After trying several different wiring configurations, I couldn't get it to work. I know the PO had spliced some wires in the fuel rail, so I decided to run those down to make sure all was ok. Low and behold a wire had corroed and broke in half. After repairing that, the pump STILL wouldn't work correctly. I was at my wits end before I finally figured out that the metal tab needed to be attached to the fuel line to allow it to properly ground. (See picture) There was such a small gap that I almost didn't figure it out.
With that being taken care of (yes, vice gripped to make contact and JB welded), I decided to test it and everything finally worked. The best part is, that broken wire was my ground issue with my fuel gauge not working...it works now
We put it all back together again and gave it a shot. It started faster than I thought without having fuel primed. It runs GREAT now. The long start issue is now gone... You have no idea how happy that makes me!
If I have any problems with the JB weld holding up, I will post back. The website states that once it sets up it is unnaffected by gasoline....time will tell.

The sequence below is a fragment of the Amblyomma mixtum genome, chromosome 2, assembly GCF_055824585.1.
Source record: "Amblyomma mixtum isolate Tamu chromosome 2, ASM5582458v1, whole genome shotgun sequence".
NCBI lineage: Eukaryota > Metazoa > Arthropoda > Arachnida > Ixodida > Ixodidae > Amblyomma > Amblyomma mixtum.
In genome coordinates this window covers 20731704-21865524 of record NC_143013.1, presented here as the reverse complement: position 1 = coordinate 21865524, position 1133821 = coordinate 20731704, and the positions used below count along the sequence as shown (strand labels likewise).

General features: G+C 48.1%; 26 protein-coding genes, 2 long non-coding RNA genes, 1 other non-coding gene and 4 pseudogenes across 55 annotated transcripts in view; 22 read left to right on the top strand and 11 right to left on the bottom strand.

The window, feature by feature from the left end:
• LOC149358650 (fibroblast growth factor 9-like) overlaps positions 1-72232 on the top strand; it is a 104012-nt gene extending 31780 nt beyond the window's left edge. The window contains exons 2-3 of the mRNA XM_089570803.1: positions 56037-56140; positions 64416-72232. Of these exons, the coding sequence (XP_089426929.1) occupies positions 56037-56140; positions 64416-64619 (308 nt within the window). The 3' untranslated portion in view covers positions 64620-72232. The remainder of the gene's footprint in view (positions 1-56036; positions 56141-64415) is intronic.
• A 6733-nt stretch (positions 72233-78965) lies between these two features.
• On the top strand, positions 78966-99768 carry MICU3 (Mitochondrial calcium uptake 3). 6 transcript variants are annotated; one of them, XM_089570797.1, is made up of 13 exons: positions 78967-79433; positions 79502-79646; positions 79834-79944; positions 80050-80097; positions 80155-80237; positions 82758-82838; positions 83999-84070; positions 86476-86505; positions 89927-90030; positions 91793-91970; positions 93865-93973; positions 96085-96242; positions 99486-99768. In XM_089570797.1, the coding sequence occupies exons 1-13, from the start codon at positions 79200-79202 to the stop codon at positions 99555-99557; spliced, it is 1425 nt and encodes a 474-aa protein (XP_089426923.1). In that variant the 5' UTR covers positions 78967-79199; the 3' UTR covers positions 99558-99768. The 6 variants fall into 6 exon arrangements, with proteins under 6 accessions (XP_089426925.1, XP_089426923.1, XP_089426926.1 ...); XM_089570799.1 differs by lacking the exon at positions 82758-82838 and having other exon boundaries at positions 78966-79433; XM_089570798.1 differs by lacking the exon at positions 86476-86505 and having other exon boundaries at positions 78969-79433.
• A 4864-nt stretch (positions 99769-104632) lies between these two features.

My handle is hosejockey not horsejockey.....slang for a firefighter. I was on duty that night and listened to it unfold live on the radio....realllllly sad story. Unbelievable that somebody could do that (theater massacre).
By the way JB weld and gas no no! Replacement is a sure thing. If you chose the cheaper route make sure it is compatible with gas!
The JB Weld website states this for the JB Stick:
"When fully cured, J-B Weld is completely resistant to water, gasoline, and about every other petroleum product or automotive chemical. For wet-surface or submerged water or gasoline repairs, see our J-B Stik or Waterweld product information."
Now I know resistant doesn't equal proof, however, this was an exercise in working through troubleshooting and repairs. With 200k miles on that assembly unit I would expect it to fail soon anyway. My son and I both agreed that next time we need to replace it, it will be a 45 minute job now that we've been through waht we have lol. That is good experience when out on the trail!
Hey Scott, read the whole thread....already been down the road of fuel pressure and replacing the filter! The throttle body is next on our list to do though!
Since I got the fuel pump "fixed", the jeep runs great. All of my previous issues are gone. We will clean the TB next just because it needs it. I still want to re pressure check the fuel rail just out of curiosity.